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Appears in Collections:Economics Journal Articles
Peer Review Status: Refereed
Title: Green product development and performance of Brazilian firms: Measuring the role of human and technical aspects
Author(s): Jabbour, Charbel Jose Chiappetta
Jugend, Daniel
Jabbour, Ana Beatriz Lopes de Sousa
Gunasekaran, Angappa
Latan, Hengky
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Keywords: Environmental management
Sustainable product development
Green human resource management
Technological aspects
Sustainable operations management
Issue Date: 15-Jan-2015
Date Deposited: 20-Sep-2016
Citation: Jabbour CJC, Jugend D, Jabbour ABLdS, Gunasekaran A & Latan H (2015) Green product development and performance of Brazilian firms: Measuring the role of human and technical aspects. Journal of Cleaner Production, 87, pp. 442-451.
Abstract: The goal of this study is to present and test a conceptual framework that describes the technical aspects (TA), human/organizational aspects (HOA) of the adoption of green product development (GPD) practices and the effect of these practices on firms' environmental (EP), operational (OP) and market performance (MP). To this end, after reviewing the literature on these themes, a conceptual framework with 5 hypotheses is proposed. These hypotheses were tested on 62 Brazilian companies through structural equation modeling using SmartPLS 2.0M3. The main results of this study are as follows: (a) in general, the proposed framework obtained adequate goodness of fit statistics (GoF); (b) technological factors are shown to have an influence on the adoption of GPD practices, and those practices are related to company EP, OP and MP, thus confirming 4 hypotheses of the study; and (c) one of the study's hypotheses is not validated, indicating that the relationship of human/organizational aspects to GPD must be further analyzed. This work extends the literature because: (a) the conceptual framework tested in this study establishes several concepts that have been only partially tested in the previous literature; (b) this work presents evidence about Brazil, where the themes addressed herein have not been yet been thoroughly investigated; and (c) the non-validation of the hypothesis regarding the relationship between human/organizational aspects with respect to the adoption of product-related environmental practices requires attention.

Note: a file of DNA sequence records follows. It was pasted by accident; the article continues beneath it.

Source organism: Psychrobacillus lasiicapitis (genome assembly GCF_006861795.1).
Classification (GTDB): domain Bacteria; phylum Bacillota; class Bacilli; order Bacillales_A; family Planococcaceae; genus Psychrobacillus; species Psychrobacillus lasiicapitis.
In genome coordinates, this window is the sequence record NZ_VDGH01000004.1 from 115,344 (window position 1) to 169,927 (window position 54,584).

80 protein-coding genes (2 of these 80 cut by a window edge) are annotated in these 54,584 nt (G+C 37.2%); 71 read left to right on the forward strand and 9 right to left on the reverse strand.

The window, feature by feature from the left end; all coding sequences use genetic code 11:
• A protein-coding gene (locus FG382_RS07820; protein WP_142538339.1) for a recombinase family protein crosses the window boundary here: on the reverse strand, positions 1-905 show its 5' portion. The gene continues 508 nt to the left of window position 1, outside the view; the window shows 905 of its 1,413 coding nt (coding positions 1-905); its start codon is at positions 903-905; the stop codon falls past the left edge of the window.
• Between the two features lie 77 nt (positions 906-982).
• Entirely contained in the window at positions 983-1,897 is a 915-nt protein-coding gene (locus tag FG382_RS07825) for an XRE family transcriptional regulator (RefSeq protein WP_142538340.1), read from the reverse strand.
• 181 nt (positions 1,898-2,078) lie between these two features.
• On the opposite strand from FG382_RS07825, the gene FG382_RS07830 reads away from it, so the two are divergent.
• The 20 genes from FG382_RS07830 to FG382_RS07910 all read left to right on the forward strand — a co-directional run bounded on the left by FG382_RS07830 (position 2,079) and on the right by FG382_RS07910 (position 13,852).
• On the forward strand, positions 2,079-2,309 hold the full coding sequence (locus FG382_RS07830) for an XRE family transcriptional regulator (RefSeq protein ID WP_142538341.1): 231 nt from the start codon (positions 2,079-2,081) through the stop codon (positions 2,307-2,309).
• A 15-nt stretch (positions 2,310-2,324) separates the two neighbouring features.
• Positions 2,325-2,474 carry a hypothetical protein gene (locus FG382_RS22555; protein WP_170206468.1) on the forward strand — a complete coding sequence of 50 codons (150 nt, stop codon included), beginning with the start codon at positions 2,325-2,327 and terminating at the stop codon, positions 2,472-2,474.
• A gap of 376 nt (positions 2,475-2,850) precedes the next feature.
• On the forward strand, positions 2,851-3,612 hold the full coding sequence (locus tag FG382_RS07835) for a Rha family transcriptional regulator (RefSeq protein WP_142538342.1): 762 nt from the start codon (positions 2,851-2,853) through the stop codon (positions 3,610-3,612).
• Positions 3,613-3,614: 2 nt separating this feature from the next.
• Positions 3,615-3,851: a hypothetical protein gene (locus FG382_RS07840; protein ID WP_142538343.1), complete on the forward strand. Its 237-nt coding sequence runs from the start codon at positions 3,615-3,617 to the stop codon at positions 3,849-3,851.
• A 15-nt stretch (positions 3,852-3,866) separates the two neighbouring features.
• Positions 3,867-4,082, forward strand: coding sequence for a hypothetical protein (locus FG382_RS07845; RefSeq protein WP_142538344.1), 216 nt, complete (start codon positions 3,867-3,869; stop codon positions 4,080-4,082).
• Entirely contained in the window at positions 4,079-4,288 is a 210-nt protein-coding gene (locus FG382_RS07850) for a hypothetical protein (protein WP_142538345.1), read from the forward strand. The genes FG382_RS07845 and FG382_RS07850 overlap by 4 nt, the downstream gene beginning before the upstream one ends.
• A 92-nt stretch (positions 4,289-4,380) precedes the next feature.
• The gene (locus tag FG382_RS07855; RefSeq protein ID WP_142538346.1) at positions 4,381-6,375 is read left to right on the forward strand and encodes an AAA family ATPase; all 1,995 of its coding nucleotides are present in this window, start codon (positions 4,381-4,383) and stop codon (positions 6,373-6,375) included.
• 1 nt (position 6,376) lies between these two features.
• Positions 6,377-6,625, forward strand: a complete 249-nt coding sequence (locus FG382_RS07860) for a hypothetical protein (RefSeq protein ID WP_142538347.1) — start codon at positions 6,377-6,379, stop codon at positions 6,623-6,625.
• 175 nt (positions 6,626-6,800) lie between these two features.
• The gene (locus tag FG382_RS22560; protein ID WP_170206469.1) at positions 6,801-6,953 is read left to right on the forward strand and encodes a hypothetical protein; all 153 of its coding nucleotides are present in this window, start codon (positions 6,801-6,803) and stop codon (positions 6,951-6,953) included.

DOI Link: 10.1016/j.jclepro.2014.09.036
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